- Albina Ruiz, founder, Ciudadsaludable.org
Ruiz has helped dignify the job of garbage collectors in Peru through a system of micro businesses that are dedicated to collecting and processing urban waste as a way to promote cleaner and healthier cities. She discussed her entrepreneurial experience and how she has succeeded in improving the living standards for many people.
- Bea Pellizzari, founder and strategic director, La Usina
Pellizzari has dedicated 18 years of her life to transforming the public image of people with disabilities. She founded La Usina in 2002 on the principle that diversity yields collective enrichment.
CHANGEMAKEHERS WEEK FOUR KEY THEME: LEARNING HOW TO GLOBALIZE
If you are not having unintended consequences, you are doing something wrong.
It’s the last week of the March campaign. We’ve heard from some incredible women. Women that have offered their guidance to help us navigate our own changemaking. But globalizing is a topic that hasn’t received much attention here yet. Beyond the spark of an idea, and the sustainability of the model, comes a far greater challenge: How do you globalize?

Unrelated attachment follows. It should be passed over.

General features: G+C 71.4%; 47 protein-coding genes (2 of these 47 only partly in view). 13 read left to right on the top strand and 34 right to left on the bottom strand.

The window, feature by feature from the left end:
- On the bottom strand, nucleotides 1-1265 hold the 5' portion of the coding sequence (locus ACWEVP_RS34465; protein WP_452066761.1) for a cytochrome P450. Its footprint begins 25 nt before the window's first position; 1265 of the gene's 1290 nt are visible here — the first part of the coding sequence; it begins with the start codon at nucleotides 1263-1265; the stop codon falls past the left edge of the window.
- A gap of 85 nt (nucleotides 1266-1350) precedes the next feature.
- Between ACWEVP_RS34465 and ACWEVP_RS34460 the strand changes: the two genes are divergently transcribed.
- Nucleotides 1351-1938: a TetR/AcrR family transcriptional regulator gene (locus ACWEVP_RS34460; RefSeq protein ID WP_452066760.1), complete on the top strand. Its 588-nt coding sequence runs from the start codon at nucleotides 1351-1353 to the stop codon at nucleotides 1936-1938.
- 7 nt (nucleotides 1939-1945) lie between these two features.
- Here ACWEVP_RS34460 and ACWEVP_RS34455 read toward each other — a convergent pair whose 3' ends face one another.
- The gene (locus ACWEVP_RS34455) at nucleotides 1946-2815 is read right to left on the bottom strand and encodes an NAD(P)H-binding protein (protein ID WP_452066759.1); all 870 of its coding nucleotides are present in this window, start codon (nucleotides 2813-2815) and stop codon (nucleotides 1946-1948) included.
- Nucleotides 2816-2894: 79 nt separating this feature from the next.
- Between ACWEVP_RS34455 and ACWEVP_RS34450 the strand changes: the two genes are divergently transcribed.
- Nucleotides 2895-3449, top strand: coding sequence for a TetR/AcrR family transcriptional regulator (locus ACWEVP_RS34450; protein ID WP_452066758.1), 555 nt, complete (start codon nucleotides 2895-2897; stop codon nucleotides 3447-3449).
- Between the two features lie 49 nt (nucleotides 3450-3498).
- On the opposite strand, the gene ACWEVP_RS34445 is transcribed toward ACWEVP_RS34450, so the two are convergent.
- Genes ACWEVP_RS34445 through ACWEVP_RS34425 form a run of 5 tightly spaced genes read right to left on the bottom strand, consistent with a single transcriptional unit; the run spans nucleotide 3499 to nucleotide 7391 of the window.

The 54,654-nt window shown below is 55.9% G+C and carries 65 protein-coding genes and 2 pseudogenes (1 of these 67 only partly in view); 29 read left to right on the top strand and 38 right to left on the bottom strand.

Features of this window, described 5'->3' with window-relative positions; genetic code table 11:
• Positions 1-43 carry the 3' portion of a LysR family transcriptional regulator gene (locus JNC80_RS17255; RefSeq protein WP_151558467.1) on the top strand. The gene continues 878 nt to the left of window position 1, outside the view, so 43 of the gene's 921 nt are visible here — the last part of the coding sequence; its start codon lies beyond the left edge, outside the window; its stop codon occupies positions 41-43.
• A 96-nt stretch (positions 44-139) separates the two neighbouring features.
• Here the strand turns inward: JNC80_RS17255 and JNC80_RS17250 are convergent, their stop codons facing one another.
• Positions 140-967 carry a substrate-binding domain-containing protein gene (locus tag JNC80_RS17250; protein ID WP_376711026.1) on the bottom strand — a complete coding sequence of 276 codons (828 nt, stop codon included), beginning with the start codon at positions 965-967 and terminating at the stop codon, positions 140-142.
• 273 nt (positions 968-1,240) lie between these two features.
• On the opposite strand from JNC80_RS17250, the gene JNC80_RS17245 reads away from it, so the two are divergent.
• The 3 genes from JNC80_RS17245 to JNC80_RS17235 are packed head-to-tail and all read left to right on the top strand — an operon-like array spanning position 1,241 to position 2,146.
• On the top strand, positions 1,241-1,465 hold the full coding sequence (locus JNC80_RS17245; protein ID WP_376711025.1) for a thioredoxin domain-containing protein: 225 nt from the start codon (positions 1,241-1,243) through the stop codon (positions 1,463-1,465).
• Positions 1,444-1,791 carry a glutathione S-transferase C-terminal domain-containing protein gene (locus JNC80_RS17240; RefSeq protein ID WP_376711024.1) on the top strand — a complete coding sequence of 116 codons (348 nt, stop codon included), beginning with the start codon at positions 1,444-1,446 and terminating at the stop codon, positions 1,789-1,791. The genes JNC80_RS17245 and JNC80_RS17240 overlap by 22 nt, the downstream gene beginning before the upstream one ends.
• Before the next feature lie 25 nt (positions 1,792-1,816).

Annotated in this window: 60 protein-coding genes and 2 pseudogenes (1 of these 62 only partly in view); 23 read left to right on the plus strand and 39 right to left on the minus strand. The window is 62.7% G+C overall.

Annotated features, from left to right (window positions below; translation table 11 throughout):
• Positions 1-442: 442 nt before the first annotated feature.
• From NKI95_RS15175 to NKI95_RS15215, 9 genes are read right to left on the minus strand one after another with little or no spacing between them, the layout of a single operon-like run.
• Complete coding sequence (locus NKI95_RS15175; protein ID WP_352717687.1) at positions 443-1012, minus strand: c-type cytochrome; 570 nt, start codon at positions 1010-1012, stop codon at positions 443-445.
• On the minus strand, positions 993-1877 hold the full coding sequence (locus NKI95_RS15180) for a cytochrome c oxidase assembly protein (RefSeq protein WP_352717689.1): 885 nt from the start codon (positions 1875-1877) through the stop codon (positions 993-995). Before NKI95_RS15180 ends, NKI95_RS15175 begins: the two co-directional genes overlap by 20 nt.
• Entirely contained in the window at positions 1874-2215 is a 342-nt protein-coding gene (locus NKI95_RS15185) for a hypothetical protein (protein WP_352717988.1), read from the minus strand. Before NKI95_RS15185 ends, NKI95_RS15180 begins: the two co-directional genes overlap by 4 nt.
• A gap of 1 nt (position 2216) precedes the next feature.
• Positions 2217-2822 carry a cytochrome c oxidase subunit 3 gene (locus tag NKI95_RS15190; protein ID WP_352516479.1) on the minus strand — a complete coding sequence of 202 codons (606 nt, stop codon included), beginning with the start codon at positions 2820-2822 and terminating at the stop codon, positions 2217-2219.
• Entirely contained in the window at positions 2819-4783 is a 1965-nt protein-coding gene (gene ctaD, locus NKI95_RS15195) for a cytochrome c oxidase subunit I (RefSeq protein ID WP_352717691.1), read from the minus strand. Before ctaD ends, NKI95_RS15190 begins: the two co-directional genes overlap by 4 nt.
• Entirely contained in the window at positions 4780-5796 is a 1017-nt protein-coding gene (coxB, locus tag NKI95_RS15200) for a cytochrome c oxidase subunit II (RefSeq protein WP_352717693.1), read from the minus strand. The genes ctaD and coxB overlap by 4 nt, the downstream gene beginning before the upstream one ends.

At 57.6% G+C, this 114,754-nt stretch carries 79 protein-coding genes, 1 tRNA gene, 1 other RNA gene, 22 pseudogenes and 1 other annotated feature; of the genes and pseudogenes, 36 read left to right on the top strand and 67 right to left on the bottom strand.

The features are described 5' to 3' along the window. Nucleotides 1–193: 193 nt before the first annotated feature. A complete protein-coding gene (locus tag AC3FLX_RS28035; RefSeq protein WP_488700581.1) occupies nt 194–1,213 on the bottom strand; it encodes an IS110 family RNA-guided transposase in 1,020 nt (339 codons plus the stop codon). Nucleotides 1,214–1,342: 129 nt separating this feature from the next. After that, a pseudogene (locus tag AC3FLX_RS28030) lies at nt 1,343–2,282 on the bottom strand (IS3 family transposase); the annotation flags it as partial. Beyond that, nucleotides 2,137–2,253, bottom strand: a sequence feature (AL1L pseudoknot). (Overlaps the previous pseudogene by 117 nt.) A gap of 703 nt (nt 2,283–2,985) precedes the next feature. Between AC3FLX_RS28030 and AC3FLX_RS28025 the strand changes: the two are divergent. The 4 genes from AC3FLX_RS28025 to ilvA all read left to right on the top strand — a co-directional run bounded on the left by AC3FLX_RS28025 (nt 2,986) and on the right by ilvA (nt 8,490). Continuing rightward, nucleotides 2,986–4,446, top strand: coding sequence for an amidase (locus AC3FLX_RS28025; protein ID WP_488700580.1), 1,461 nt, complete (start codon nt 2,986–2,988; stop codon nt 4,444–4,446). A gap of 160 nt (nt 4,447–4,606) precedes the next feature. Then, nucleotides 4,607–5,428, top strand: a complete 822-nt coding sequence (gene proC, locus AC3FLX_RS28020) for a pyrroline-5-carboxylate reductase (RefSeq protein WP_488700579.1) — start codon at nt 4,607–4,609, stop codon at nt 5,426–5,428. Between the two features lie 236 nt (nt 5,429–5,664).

Social entrepreneurs start out with a focus on local needs. Often, they develop a solution that is deeply context-dependent. As a result, the challenge of growing to a global scale is one of understanding how to leverage your core innovation for a larger unit of scale. Quite simply, that means having a vision for how to address global needs, and working backwards to develop pathways outward from your model that can help you reach that vision.
This process might surprise you. Some elements of your organization may no longer be necessary. Recognizing this, and having the ability to let go, is critical. Don’t be afraid to liberate your core. What aspects of your organization need to be leveraged? Which ones need to be culled? Ultimately, what is your absolutely core hypothesis – and how can you grow this?
As one of our Ashoka Globalizer Fellows remarked, “It’s important to destroy some of the idols of your organization.”